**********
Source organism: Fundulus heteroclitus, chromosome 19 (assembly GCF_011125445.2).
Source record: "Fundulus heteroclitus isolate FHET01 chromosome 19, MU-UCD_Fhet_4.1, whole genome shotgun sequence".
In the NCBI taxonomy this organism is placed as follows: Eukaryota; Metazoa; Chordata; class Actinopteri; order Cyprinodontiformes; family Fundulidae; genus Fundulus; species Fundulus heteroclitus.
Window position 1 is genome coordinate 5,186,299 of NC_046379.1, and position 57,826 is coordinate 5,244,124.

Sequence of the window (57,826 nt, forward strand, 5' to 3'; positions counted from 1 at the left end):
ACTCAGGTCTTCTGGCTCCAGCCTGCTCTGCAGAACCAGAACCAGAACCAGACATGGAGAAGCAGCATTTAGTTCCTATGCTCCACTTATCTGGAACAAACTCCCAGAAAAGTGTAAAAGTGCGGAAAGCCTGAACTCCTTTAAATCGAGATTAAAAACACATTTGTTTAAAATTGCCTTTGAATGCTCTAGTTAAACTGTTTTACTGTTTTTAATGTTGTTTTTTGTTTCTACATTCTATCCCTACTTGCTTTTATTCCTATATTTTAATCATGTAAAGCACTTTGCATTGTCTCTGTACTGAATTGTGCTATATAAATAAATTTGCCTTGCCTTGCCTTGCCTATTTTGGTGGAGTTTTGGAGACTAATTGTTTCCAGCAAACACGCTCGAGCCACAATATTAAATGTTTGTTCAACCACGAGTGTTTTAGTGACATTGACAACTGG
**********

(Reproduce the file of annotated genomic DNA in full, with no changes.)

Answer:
Source organism: Fundulus heteroclitus, chromosome 19 (assembly GCF_011125445.2).
Source record: "Fundulus heteroclitus isolate FHET01 chromosome 19, MU-UCD_Fhet_4.1, whole genome shotgun sequence".
In the NCBI taxonomy this organism is placed as follows: Eukaryota; Metazoa; Chordata; class Actinopteri; order Cyprinodontiformes; family Fundulidae; genus Fundulus; species Fundulus heteroclitus.
Window position 1 is genome coordinate 5,186,299 of NC_046379.1, and position 57,826 is coordinate 5,244,124.

Sequence of the window (57,826 nt, forward strand, 5' to 3'; positions counted from 1 at the left end):
ACTCAGGTCTTCTGGCTCCAGCCTGCTCTGCAGAACCAGAACCAGAACCAGACATGGAGAAGCAGCATTTAGTTCCTATGCTCCACTTATCTGGAACAAACTCCCAGAAAAGTGTAAAAGTGCGGAAAGCCTGAACTCCTTTAAATCGAGATTAAAAACACATTTGTTTAAAATTGCCTTTGAATGCTCTAGTTAAACTGTTTTACTGTTTTTAATGTTGTTTTTTGTTTCTACATTCTATCCCTACTTGCTTTTATTCCTATATTTTAATCATGTAAAGCACTTTGCATTGTCTCTGTACTGAATTGTGCTATATAAATAAATTTGCCTTGCCTTGCCTTGCCTATTTTGGTGGAGTTTTGGAGACTAATTGTTTCCAGCAAACACGCTCGAGCCACAATATTAAATGTTTGTTCAACCACGAGTGTTTTAGTGACATTGACAACTGG